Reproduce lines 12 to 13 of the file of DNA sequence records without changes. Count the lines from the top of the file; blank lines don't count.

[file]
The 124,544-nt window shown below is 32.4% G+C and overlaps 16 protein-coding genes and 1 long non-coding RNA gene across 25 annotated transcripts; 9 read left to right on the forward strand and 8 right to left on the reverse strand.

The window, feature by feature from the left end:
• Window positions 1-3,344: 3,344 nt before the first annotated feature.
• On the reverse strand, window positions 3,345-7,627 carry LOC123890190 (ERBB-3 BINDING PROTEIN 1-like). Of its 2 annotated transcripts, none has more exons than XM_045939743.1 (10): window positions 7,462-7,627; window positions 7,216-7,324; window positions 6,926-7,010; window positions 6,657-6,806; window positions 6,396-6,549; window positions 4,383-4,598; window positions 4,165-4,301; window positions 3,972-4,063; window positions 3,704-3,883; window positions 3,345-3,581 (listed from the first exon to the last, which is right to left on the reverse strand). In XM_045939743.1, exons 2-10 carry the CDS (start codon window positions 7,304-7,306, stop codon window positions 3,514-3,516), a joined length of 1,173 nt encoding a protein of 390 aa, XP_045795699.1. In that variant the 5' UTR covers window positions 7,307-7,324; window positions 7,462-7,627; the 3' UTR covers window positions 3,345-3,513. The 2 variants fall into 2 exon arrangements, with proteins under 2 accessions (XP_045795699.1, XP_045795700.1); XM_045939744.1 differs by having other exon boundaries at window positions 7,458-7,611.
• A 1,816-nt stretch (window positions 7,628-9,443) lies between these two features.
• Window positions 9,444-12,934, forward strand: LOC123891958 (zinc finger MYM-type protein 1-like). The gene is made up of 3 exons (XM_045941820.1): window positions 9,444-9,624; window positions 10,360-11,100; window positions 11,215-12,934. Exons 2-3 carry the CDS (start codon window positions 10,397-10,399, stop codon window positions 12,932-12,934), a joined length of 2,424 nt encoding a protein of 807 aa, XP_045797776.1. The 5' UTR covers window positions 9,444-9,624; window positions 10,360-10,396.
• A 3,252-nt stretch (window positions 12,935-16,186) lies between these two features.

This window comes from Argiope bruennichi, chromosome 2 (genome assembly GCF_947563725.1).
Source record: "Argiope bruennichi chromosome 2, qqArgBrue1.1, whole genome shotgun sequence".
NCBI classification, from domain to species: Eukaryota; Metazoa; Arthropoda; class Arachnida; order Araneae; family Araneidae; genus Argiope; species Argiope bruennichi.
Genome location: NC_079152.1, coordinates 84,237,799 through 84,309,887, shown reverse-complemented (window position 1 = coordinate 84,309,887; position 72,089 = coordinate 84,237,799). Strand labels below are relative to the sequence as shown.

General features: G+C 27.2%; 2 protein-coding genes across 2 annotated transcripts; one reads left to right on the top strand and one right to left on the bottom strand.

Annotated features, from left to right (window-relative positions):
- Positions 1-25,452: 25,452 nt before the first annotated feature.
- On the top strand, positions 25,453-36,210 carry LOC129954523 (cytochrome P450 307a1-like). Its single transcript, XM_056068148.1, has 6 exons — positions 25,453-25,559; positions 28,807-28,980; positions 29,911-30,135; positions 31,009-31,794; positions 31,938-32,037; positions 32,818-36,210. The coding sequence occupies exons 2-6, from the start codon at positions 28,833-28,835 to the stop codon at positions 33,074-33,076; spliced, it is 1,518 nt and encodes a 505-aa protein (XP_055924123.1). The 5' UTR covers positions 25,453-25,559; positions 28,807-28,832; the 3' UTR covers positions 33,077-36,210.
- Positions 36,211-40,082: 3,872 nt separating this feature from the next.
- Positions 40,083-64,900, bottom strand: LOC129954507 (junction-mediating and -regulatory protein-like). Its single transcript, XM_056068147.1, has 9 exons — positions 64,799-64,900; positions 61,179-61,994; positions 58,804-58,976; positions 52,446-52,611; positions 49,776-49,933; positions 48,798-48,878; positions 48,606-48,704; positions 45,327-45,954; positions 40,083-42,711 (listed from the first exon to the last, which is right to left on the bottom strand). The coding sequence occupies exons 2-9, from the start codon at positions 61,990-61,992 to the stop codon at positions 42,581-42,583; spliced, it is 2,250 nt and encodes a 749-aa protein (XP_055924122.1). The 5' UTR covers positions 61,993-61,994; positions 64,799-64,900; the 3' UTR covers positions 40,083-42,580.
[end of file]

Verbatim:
General features: G+C 27.2%; 2 protein-coding genes across 2 annotated transcripts; one reads left to right on the top strand and one right to left on the bottom strand.

Annotated features, from left to right (window-relative positions):